In the most common type of lock (the pin tumbler lock),
as you push the key in, the teeth of the lock slide
underneath the pins, inevitably resulting in wear of both
the key's teeth and the lock's pins.
This idea prevents that, and also prevents lock bumping,
and should also make the lock
much more pick resistant.
Above the entrance to the keyhole, there's a wheel.
There are several cylindrical holes bored through this
wheel, with a pin in each cylinder; these are arranged
radially. All of the pins in the lock are the same length
as each other, and each pin is a single piece. In
between uses, each pin is in the outward-most position
in it's cylinder. Friction keeps each pin in it's proper
As the key is pushed into the keyhole, the wheel turns,
pushing each pin against the key tooth that is passing
underneath. The pins remain in their new positions
after the teeth have passed, again due to friction.
When the key is entirely in the lock, the user tries to
turn it; this pushes the wheel sideways (without turning
the wheel), through an opening that will only pass the
wheel if every pin is pushed in the correct amount.
Pins that aren't in enough will of course meet the
outside edge of the hole; for pins that were pushed too
far inward, their tops meet an obstruction which passes
through the inside of the wheel.
If the wheel can pass through the opening, it pushes on
a lever which engages or disengages the locking bolt.
Locks are keyed differently from one another by varying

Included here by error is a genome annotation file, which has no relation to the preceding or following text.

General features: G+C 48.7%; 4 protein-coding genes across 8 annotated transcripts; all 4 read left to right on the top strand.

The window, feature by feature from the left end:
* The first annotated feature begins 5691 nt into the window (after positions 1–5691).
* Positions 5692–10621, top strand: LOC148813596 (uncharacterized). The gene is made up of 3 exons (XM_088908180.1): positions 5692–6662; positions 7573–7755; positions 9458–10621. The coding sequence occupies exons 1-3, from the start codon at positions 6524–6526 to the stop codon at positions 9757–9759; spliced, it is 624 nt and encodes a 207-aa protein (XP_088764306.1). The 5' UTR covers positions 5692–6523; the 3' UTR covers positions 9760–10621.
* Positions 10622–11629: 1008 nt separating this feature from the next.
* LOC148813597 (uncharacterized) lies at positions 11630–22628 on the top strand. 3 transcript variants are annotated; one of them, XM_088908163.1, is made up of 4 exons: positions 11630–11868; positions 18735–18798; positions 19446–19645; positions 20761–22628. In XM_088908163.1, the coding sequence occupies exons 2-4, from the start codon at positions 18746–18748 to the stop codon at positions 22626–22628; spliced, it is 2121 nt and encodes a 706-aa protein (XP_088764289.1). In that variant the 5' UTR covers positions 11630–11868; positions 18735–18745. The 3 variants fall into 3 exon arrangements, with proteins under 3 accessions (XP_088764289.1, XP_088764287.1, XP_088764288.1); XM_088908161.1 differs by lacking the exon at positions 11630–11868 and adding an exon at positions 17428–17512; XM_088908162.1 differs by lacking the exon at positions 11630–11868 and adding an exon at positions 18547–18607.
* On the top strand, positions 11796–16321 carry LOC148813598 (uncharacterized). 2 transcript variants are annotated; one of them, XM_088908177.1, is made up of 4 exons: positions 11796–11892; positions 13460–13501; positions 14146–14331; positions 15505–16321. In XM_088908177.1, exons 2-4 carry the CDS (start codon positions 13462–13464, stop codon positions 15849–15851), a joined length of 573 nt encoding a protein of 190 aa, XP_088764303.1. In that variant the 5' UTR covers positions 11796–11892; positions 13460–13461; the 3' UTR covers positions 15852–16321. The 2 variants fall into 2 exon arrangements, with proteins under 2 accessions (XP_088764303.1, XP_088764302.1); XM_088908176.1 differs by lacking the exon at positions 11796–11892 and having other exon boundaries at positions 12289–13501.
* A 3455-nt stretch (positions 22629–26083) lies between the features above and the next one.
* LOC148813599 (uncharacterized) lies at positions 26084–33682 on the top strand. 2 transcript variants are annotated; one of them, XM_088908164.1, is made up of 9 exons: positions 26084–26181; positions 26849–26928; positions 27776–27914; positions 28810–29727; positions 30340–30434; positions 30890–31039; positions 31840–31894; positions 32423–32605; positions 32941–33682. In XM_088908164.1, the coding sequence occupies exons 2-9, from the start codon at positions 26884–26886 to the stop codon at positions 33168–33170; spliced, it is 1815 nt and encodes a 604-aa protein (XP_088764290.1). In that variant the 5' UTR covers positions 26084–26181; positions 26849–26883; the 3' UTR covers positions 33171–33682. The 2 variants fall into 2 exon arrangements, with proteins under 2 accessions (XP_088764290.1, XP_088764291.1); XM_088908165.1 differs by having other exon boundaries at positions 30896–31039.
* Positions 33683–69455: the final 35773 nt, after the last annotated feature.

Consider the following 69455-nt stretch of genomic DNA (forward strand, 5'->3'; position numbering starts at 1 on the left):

the shape of the opening through which the wheel must
A mechanism is required to make sure the wheel is
turned at the same rate as the key is pushed in, and
another mechanism is required to make sure that the
pins are reset between uses.
Both of these needs can be accomplished by having the
tip of the key push against a lever, which
simultaneously turns the pin wheel, and compresses a
As the key is removed from the lock, the spring pushes
on the lever, and turns the pin wheel backwards. For
each pin, just after it moves past the key tooth that
had pushed it inwards, either it gets pushed outwards
due to the "top" (inner surface) sliding across a ramp, or
pulled outwards by an appropriately located permanent
The impossibility of bumping should be obvious.
Pick resistance is provided by the fact that the lock
effectively measures the height of every key tooth
first, and then, separately, tests all of these
measurements simultaneously. This should eliminate
most of the tactile or auditory feedback that a lock pick
might expect to use to determine which pins he has
guessed the correct heights of.
Pick resistance can be truly maximized if the lock can
only be turned if the key is fully inserted, and if the pins
are only reset when the key is fully removed -- this
would require a slightly more complicated mechanism,
but it shouldn't be particularly difficult.